Daylight saving time messes me up. I don’t like it and I’m not even on a clock. Each time it changes, it feels as though the world is off kilter for a couple of weeks. The plants and chickens don’t seem to notice, so I should probably just follow their lead, and leading they are!
Despite the concerns of several visitors, bees and other pollinators seem to have no problem getting through the tree cage netting. Of course, that also means codling moths can get through, as well. But the birds can’t and the rats and squirrels haven’t yet tried. I guess we have to pick our battles, eh?
My apple and fig trees are just about at budbreak and there are even some tiny figs starting to form! Did you know that the only way a fig can form is if a little wasp gets trapped inside? The fruit of a fig is actually a cluster of flowers that form on the inside. How weird is that?
Anyway, the almond tree is in full leaf and our daily salads have been full of delicious variety with sugarloaf chicory, radicchio, Swiss chard, beet and kale leaves, and red leaf lettuce, along with baby purple broccoli shoots. We have even gotten our first taste of this year’s purple asparagus. [Can you tell we like purple food around here? Wait until it’s time to harvest the purple sweet potatoes!]
The compost pile is coming along nicely. Following the USDA’s guidelines for safely using manure in compost, I am checking the temperature every day and flipping the pile most days. If you look closely at the image below, you can see that the center line of the pile, which has had its top removed, is nearly white, while the rest is yellowish-brown. That white is made up of fungal filaments that are decomposing the bigger bits into smaller molecules that can be used by plants as food. The steam that comes out in the morning when I flip the pile is a pretty impressive sign that chemistry is actively taking place in my simple pile of chicken bedding and yard waste!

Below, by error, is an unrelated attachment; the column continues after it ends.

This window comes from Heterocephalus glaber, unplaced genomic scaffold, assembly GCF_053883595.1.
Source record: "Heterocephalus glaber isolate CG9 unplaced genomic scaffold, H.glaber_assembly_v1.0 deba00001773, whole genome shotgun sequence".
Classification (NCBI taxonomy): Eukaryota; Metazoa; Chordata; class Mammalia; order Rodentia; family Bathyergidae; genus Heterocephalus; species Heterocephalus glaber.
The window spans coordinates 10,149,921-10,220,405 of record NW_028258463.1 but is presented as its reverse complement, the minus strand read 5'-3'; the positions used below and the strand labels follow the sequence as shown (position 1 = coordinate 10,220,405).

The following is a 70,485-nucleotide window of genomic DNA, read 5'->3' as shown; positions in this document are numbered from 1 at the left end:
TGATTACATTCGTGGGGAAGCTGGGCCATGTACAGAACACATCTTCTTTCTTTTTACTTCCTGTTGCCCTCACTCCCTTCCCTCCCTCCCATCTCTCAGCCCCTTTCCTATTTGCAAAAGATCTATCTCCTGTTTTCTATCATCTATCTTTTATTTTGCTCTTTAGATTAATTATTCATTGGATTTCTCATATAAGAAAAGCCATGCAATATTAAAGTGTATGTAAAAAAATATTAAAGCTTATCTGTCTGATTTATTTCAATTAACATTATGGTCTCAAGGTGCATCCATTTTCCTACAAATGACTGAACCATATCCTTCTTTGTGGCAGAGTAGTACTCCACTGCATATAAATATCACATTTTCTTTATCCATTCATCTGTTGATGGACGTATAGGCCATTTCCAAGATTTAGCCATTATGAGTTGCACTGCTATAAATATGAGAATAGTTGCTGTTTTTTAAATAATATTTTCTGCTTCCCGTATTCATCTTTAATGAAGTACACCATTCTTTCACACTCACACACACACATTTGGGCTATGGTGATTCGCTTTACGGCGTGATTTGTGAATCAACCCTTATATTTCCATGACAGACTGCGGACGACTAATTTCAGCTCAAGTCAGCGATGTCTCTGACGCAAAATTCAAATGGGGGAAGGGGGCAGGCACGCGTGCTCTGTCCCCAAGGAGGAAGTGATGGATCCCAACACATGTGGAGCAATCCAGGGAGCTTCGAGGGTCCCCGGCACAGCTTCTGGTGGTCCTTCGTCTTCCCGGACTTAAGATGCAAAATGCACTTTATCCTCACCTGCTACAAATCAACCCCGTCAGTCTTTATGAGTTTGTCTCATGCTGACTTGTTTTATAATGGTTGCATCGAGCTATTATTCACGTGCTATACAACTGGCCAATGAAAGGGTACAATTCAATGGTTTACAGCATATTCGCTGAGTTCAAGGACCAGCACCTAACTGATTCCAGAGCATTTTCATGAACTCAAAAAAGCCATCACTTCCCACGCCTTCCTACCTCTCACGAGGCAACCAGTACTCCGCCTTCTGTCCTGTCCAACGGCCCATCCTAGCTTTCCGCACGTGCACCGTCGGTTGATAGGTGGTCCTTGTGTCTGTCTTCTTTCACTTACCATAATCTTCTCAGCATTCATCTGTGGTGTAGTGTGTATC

A couple of weeks ago, I posted concerns I had for my California poppies. I have been diligently removing stems that show signs of fungal disease and have been brutally thinning plants to provide better airflow and it seems to be helping.
My biggest pest this week seems to be sowbugs. I decided to give this little Gerbera daisy a manicure because it was looking chewed upon and congested. What I discovered was that it was thoroughly infested with sowbugs! Check out this little bugger, tucked comfortably into a new leaf, munching away to its hearts’ content.
Needless to say, I cut out most of the damaged leaves, pulled the mulch away from the whole thing and thinned out the center a fair bit. Let’s see if I can get more blossoms and less bugs.
I hope you are all able to spend some time in your garden this weekend. What’s keeping you busiest or bringing a smile to your face out there?
Kate Russell, writer, gardener, and so much more.